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ANKARA, November 30. /TASS/. Accusations of purchasing oil from the Islamic State terrorist grouping made against Turkey are immoral, President Recep Tayyip Erdogan told reporters on Monday.
Turkey is not so dishonest that it could buy oil from terrorists, Erdogan said, adding that if testimonies to such purchases are found he will quit the presidential office.
"If evidence of this kind is found, let those who find it present it," Erdogan said.
Russian President Vladimir Putin earlier noted that Russia has grounds to suspect that the Sukhoi Su-24 aircraft of the Russian Aerospace Forces was downed to secure illegal oil deliveries from Syria to Turkey.
Answering a question on whether Moscow wants to form a broad anti-terrorist coalition, Putin said: "We always supported this." "However, this cannot be done while someone continues to use several terrorist organizations to reach their immediate goals," he added.
The Russian president stressed that financial support to terrorists in Syria continues. "We have recently received additional reports that confirm that that oil from ISIL-controlled (Islamic State of Iraq and the Levant - former name of the Islamic State terrorist organization) territories is delivered to the territory of Turkey on an industrial scale," Putin noted.
"We have all grounds to suspect that the decision to down our plane was motivated by the intention to secure these routes of delivering oil to ports where it is loaded on tankers," he said.
"Defending Turkmen is just a pretext," Putin noted.
Syrian Foreign Minister Walid Muallem last week suggested that US Secretary of State John Kerry should check out reports on the involvement of Turkish President Recep Tayyip Erdogan’s son in illegal oil trade with the Islamic State.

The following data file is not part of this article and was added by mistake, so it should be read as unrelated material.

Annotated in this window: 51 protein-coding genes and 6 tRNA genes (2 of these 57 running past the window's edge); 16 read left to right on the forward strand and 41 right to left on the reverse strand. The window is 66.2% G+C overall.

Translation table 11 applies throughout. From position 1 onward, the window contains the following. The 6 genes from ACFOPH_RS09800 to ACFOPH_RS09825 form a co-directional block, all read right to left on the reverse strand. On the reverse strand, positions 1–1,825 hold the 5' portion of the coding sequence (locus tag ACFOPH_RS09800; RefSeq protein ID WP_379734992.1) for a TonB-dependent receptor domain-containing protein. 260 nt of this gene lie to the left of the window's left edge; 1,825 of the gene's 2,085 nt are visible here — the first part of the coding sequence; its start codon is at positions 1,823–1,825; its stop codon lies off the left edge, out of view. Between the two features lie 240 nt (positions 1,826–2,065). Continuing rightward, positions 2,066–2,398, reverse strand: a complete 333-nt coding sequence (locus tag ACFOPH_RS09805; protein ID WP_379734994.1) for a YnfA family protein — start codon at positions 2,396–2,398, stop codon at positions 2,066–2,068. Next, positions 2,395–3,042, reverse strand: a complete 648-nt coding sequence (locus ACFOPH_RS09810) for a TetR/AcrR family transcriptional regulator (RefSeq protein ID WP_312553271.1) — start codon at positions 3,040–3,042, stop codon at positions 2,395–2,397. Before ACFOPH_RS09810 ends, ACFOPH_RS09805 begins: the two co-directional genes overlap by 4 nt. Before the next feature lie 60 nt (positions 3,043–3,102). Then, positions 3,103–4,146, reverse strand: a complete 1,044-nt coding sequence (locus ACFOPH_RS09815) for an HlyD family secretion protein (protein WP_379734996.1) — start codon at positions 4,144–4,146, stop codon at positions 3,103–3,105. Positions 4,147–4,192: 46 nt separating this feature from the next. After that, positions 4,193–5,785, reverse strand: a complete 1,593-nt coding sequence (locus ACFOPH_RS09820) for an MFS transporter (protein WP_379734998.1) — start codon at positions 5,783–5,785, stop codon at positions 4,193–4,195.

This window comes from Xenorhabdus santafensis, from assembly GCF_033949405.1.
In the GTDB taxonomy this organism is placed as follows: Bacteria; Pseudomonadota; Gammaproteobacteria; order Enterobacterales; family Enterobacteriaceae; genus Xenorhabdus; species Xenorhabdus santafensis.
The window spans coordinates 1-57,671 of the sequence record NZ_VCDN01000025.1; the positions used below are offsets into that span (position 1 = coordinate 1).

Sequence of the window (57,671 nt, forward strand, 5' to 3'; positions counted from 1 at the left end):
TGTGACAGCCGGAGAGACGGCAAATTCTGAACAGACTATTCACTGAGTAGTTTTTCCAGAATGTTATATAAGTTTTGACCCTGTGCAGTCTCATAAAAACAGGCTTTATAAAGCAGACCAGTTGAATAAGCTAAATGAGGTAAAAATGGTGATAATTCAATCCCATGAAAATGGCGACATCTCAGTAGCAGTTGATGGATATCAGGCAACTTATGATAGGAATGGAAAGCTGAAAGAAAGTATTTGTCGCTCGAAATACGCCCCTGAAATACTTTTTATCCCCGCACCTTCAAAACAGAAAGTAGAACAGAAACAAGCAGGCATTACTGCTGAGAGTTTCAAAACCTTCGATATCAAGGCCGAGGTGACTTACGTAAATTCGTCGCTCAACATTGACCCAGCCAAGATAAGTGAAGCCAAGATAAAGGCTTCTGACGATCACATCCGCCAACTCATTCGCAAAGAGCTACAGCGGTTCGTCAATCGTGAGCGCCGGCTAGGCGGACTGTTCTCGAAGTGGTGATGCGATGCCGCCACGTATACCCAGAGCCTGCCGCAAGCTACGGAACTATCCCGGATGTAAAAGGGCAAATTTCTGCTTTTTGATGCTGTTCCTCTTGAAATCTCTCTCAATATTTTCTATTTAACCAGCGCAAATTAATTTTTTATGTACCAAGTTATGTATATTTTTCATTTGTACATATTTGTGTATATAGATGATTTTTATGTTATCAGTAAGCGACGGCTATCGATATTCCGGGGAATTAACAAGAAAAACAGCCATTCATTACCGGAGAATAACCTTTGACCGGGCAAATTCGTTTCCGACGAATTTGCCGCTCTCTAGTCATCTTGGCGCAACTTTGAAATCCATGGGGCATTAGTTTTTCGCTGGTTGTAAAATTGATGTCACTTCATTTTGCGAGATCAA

"I’d like to mention rumors that Erdogan’s son could be involved in illegal oil trade with the IS, although there are no proofs. If I was in Kerry’s place, I’d make an attempt to shed light on these reports," Muallem said commenting on Kerry’s statements that Damascus was buying oil from terrorists.
Russian Foreign Minister Sergey Lavrov also touched upon the topic.
According to the Russian minister, the United States could not have been unaware of the scale of the Islamic States’ oil industry but preferred to spare it.
"Everything is a matter of practice. Let us operate with facts. There have been many reports that god knows who is living off the oil wells illegally seized by the Islamic State," Lavrov said.
"When our aviation started flying in the Syrian airspace at the request of (Syrian president) Bashar al-Assad, we saw the whole picture of that illegal business from above. Russian President Vladimir Putin spoke about that on several occasions, including yesterday’s news conference and the G20 summit in Antalya where he had shown space and aerial images - very eloquent and very convincing - to his colleagues," the Russian foreign minister went on to say.
"The US-led coalition started flying over Iraq and Syria, without the Syrian government’s consent by the way, more than a year before the Russian military operation. I am convinced that they saw all that but did not do anything for some unknown reason. Russian warplanes started bombing that criminal industry when they began operation in that area," Lavrov said.
"Of course, it’s certainly not a coincidence that our Turkish neighbours grew more and more nervous after that," the Russian foreign minister said.
According to Lavrov, the arrest of two Russian journalists for a story about illegal arms supplies from the Turkish territory to the Islamic State speaks of how carefully they (Turkey) protect information about their underground oil deals.
"So my answer is very simple: if the United States is so much concerned with the fact that god knows who is benefiting from the illegal oil business, the illegal oil field should stop functioning.
Lavrov believes that the US-led coalition ought to have started destroying that business straight from start.
"The US coalition and the Americans themselves started doing that after Russia had actively intervened with air strikes. I would say that then the US partners were forced to do that, so to speak, in order not to lag behind us in the struggle against terrorist infrastructure," Lavrov said.